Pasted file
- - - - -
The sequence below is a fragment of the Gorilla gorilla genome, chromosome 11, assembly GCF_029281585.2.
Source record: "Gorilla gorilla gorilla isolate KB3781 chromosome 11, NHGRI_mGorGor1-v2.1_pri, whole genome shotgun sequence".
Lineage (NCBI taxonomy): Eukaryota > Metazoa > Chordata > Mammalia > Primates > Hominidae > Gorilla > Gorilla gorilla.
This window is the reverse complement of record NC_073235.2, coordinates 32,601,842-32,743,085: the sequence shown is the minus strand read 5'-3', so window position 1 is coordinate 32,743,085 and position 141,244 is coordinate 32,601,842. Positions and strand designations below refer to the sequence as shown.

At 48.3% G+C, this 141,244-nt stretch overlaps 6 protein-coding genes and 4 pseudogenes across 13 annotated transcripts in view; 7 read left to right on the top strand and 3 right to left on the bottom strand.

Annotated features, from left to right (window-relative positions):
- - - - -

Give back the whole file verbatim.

The sequence below is a fragment of the Gorilla gorilla genome, chromosome 11, assembly GCF_029281585.2.
Source record: "Gorilla gorilla gorilla isolate KB3781 chromosome 11, NHGRI_mGorGor1-v2.1_pri, whole genome shotgun sequence".
Lineage (NCBI taxonomy): Eukaryota > Metazoa > Chordata > Mammalia > Primates > Hominidae > Gorilla > Gorilla gorilla.
This window is the reverse complement of record NC_073235.2, coordinates 32,601,842-32,743,085: the sequence shown is the minus strand read 5'-3', so window position 1 is coordinate 32,743,085 and position 141,244 is coordinate 32,601,842. Positions and strand designations below refer to the sequence as shown.

At 48.3% G+C, this 141,244-nt stretch overlaps 6 protein-coding genes and 4 pseudogenes across 13 annotated transcripts in view; 7 read left to right on the top strand and 3 right to left on the bottom strand.

Annotated features, from left to right (window-relative positions):